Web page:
NBA Playoffs: Thunder play well, but Spurs win while still seeming unstoppable

20 Comments

The San Antonio Spurs have now played an even ten games in the NBA Playoffs and, amazingly, have won every one of them. The wins haven’t all been dominant — Tuesday night’s 120-111 victory ended up being one of their more difficult challenges this season — but it’s been astounding to watch the old, formerly boring ball players simply click on all cylinders for majority of the past few months.

While we all marvel at what the Spurs have been able to do en route to staying undefeated for 48 consecutive days, the most impressive thing is that the Spurs haven’t been playing any sort of “hero” ball … they’re just playing basketball the way it was meant to be played and, surprise(!), it works. Gregg Popovich has found out a way to put a fine-tuned machine out on the court, allowing the basketball purists among us 48 awesome minutes of watching wings cut to the bucket, guards move the ball around, slashers slash, passers pass and the big men doing what big men have been taught to do since the first time they picked up a basketball and their coach realized they were bigger than anyone else.

The Spurs are winning simply by playing fundamentally-sound basketball, really, so it shouldn’t be any sort of surprise that Mr. Fundamental himself — the ageless Tim Duncan — helped San Antonio earn a 2-0 lead in the Western Conference Finals following Tuesday night’s victory. Duncan wasn’t the most efficient player from the floor as the Thunder got a bit more physical with him than he would have liked, but his double-double while chasing down loose balls and picking up four big blocks were key for the Spurs as Oklahoma City employed the “Hack-A-Player” defense on backup Tiago Splitter (oh, and in case anyone missed it, he also did this to Serge Ibaka).

Most frustrating for the Thunder, though, is likely the fact that San Antonio was able to find another answer on the offensive end. Manu Ginobili was the star in Game 1, but Argentina’s favorite sixth man was bottled up early on Tuesday night and never really found his rhythm … at least not until hitting what might have been a dagger three-pointer late in the fourth quarter. No worries for the Spurs, though — Tony Parker simply decided to show once again why he belongs in the conversation as one of the top point guards in the league by accumulating 32 points, seven assists and turning the ball over a mere two times — all while hitting 15 of his 20 shot attempts in part of a near-perfect performance. The scariest part is that Thursday night’s Game 3 will likely end up belonging to someone entirely different if the Thunder are able to figure out  how to stop both of the Spurs perimeter playmakers (here’s hoping for Gary Neal and Matt Bonner three-pointers early and often).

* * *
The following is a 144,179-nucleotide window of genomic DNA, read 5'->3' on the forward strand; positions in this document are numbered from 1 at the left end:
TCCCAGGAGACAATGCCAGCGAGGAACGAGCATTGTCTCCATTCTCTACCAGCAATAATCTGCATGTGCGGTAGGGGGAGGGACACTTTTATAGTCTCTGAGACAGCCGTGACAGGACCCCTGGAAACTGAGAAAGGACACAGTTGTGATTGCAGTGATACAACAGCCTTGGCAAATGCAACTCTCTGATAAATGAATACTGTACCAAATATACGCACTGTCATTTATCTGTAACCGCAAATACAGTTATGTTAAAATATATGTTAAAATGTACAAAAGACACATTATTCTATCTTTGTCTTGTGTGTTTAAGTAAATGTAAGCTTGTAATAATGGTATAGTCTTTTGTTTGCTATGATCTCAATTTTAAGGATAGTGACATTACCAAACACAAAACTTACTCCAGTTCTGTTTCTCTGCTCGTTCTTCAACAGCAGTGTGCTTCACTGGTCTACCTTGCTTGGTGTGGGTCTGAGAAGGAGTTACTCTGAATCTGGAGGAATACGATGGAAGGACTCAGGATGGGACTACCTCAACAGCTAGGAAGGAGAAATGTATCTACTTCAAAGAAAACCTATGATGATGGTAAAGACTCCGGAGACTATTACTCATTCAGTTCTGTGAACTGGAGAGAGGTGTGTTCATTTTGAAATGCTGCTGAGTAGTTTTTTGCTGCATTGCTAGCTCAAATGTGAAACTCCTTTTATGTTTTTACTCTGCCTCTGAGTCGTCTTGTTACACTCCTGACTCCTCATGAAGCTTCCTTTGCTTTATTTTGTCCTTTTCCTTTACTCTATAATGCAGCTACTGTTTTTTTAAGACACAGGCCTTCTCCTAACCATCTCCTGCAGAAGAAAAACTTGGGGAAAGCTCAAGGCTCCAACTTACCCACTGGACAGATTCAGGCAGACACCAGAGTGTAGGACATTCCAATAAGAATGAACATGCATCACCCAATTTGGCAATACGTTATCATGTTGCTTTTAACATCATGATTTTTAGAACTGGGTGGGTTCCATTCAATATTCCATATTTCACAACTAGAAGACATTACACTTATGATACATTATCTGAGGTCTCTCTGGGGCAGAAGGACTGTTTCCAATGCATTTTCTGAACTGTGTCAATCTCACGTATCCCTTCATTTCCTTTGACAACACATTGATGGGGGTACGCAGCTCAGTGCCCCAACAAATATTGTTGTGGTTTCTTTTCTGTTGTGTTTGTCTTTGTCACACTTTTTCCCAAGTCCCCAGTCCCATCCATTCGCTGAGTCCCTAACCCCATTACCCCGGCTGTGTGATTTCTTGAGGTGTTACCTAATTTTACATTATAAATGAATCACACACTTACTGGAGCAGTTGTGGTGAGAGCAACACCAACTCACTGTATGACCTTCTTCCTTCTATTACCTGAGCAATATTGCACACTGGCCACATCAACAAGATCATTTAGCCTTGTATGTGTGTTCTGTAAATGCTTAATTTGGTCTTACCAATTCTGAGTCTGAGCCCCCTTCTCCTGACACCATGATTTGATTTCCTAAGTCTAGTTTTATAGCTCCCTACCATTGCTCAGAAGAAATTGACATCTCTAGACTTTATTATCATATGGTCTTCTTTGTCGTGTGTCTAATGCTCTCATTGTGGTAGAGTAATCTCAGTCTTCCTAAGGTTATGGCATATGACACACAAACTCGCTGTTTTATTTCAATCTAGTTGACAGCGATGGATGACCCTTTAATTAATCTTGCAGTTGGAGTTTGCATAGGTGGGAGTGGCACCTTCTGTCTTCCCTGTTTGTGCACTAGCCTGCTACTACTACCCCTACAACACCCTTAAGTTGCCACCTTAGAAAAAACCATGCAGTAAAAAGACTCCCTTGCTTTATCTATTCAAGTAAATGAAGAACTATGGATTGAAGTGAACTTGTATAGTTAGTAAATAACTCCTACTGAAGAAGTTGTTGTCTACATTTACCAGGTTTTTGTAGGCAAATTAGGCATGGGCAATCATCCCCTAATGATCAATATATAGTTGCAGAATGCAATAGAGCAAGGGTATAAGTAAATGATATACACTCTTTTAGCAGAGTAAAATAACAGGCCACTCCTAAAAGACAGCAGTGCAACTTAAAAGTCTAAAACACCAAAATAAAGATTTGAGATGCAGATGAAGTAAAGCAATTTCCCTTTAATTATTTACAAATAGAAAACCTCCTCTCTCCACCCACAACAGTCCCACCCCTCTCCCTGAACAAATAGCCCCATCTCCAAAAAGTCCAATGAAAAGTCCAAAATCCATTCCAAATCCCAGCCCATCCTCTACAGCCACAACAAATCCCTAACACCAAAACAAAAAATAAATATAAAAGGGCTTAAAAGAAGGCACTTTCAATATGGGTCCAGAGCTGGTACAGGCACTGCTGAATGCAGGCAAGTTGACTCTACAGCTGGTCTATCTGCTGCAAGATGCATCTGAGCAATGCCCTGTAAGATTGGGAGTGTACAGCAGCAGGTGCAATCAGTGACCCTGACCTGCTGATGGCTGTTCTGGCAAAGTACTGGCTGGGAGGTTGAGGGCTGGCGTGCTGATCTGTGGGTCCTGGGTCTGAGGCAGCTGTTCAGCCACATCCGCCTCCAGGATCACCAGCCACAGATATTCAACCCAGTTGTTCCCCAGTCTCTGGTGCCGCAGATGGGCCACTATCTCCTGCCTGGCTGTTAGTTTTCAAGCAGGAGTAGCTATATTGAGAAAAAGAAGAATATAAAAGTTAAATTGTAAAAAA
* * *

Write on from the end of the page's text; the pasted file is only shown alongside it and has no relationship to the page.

If the fact that San Antonio continues to find contributors on the other end no matter what the Thunder do on defense — Kawhi Leonard and Danny Green combined for 25 points — it probably isn’t making Oklahoma City happy on offense that the Spurs are also quite adept at keeping them from getting into any sort of rhythm. Tuesday night’s game got grimy in the second half when a plethora of free-throws were shot and, even though the Thunder shot more from the charity stripe, it kept them trailing as they were unable to get into a rhythm and barely picked up even a modicum of momentum before San Antonio eventually elicited an answer for each run.

The worst part about Tuesday night’s game might have been that Oklahoma City’s stars all ended up having excellent games. Kevin Durant scored 31 points on 17 shots (though he was limited quite a bit in the fourth quarter), James Harden came off the bench to hit 10 of his 13 shot attempts and free-throw attempts to score an even 30 points while Russell Westbrook scored 27 points and dished eight assists and nary a turnover. Typically when one team’s top three players are able to score 88 points against an opponent that hadn’t given up triple-digit points in their previous nine outings, it’ll lead to a victory. That surprisingly wasn’t the case on Tuesday night, however, because San Antonio held the remaining six Thunder players to a total of just 23 points despite attempting 35 shots.